Wednesday, February 11, 2015

How Should We Speak of God? A Response to Daniel Linford

My new article, "How Should We Speak of God? A Response to Daniel Linford" has been posted at Strange Notions. Here is an excerpt:

Last December, an article by Daniel Linford entitled "Do Atheists Reject the Wrong Kind of God? Not Likely" appeared at Scientia Salon. Certain recent "popular books,” according to Linford, have advanced a "mystical" notion of God, arguing that contemporary atheists have directed their disbelief only toward "smaller" conceptions of the divine. Three contemporaries are singled out: Karen Armstrong, John Haught, and David Bentley Hart.

On what Linford denominates the "mystical" view, God is radically transcendent, not a being within the cosmic order, and cannot be circumscribed by human language. Many of the atheist assaults are directed against a God who is, more or less, a being among beings, and a person much like us. Linford believes that sophisticated thinkers have sought to outflank such arguments by moving to higher ground, positing a God who escapes our language and ways of thought.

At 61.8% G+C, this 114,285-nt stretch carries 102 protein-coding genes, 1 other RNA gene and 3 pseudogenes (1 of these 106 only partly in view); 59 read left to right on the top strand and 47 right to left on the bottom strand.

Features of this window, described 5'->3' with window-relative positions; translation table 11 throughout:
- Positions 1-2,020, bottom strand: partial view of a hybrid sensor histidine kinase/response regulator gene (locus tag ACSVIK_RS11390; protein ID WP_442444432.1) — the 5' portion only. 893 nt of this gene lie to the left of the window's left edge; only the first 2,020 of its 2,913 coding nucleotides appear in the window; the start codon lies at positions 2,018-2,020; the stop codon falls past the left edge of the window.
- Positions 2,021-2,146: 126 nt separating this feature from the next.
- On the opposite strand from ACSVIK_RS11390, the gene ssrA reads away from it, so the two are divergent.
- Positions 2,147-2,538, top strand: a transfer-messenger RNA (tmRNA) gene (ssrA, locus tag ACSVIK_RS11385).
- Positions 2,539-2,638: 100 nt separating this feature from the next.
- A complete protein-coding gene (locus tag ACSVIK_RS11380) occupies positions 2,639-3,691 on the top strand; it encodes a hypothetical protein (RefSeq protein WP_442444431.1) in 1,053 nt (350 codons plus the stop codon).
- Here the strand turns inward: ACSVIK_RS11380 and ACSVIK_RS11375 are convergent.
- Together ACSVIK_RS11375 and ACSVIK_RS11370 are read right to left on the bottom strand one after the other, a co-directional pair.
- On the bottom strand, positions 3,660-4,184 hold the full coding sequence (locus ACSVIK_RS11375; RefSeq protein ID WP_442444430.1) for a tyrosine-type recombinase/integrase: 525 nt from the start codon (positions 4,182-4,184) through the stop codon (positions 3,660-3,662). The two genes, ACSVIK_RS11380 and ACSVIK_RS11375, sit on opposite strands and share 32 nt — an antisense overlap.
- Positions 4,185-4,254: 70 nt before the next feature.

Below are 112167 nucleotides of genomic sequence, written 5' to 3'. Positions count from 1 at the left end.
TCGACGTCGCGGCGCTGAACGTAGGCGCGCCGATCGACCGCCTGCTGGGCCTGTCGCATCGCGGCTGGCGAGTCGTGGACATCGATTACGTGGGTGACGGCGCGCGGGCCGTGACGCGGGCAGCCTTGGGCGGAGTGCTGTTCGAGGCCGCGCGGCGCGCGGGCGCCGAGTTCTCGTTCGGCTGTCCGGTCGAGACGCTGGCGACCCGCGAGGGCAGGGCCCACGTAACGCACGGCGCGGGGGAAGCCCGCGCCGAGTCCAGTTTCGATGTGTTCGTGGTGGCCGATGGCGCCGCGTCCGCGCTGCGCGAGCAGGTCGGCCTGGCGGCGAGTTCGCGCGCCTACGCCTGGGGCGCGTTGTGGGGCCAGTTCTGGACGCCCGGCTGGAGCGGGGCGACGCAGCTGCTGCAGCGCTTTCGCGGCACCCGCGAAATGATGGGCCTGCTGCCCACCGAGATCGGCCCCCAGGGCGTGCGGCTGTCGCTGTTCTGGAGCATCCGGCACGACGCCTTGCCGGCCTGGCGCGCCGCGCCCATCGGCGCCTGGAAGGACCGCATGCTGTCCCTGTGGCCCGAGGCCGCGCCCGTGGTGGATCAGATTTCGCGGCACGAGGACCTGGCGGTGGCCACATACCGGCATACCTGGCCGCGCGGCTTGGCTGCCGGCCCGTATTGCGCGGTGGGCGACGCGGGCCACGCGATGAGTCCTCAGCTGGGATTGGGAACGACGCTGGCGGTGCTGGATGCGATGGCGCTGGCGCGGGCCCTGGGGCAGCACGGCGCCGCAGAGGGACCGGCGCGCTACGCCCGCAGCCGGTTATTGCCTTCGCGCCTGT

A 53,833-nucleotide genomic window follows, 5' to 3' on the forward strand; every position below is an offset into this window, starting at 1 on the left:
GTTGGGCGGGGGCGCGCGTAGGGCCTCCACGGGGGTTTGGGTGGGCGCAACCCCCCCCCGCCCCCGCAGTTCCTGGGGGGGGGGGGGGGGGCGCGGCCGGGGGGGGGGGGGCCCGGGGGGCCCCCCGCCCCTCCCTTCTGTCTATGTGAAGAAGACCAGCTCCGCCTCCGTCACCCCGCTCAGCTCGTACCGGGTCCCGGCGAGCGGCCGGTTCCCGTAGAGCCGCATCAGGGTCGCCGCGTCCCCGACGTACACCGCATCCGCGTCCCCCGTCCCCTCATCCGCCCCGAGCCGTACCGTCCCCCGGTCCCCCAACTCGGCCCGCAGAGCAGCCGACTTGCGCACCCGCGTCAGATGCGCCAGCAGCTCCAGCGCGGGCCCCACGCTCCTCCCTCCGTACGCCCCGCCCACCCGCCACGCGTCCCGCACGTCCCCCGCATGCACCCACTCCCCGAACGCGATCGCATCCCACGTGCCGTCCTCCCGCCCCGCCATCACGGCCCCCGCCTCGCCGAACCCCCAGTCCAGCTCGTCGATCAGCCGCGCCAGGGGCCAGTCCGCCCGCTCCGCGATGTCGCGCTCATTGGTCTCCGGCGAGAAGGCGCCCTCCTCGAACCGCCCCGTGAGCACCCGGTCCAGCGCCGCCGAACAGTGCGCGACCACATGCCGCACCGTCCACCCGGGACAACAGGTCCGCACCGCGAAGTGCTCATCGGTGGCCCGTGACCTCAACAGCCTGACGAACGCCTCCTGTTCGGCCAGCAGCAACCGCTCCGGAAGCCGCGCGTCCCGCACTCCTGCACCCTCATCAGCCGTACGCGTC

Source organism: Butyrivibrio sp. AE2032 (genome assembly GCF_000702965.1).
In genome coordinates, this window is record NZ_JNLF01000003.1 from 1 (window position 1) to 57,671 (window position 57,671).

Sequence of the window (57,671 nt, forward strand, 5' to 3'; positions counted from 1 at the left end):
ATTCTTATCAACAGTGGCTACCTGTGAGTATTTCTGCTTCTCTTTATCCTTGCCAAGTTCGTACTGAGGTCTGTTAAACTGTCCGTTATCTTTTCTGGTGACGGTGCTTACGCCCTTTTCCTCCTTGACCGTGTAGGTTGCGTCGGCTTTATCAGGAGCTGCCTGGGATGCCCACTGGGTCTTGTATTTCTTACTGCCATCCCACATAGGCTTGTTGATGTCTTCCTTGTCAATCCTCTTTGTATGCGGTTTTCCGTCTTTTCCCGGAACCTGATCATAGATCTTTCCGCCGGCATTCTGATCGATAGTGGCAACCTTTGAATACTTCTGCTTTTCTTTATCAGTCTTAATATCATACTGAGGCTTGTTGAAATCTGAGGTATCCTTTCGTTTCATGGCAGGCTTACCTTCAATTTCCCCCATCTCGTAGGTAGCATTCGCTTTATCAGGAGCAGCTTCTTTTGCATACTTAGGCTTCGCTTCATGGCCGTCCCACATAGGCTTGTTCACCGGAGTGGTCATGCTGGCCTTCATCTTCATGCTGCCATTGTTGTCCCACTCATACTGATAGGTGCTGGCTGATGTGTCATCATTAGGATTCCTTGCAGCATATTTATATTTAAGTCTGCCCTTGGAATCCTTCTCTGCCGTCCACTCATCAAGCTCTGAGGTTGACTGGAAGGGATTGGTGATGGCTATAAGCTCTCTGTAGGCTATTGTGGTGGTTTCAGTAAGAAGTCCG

Read the whole thing here.

Sunday, February 1, 2015

A Webb of Confusion

Stephen Webb's recent article, "The End of the Analogy of Being," follows a now familiar pattern. Webb sets forth a characterization of some thinker that bears almost no resemblance to what that thinker said, and, on consulting that thinker's works, I usually find him to be saying the exact opposite. Webb is hardly ever clear, when he attributes a belief to someone, if that belief is explicitly held or a consequence (welcome or otherwise) of that thinker's views. And, if the latter, Webb never says what the specific propositions are that lead to the portrait Webb paints.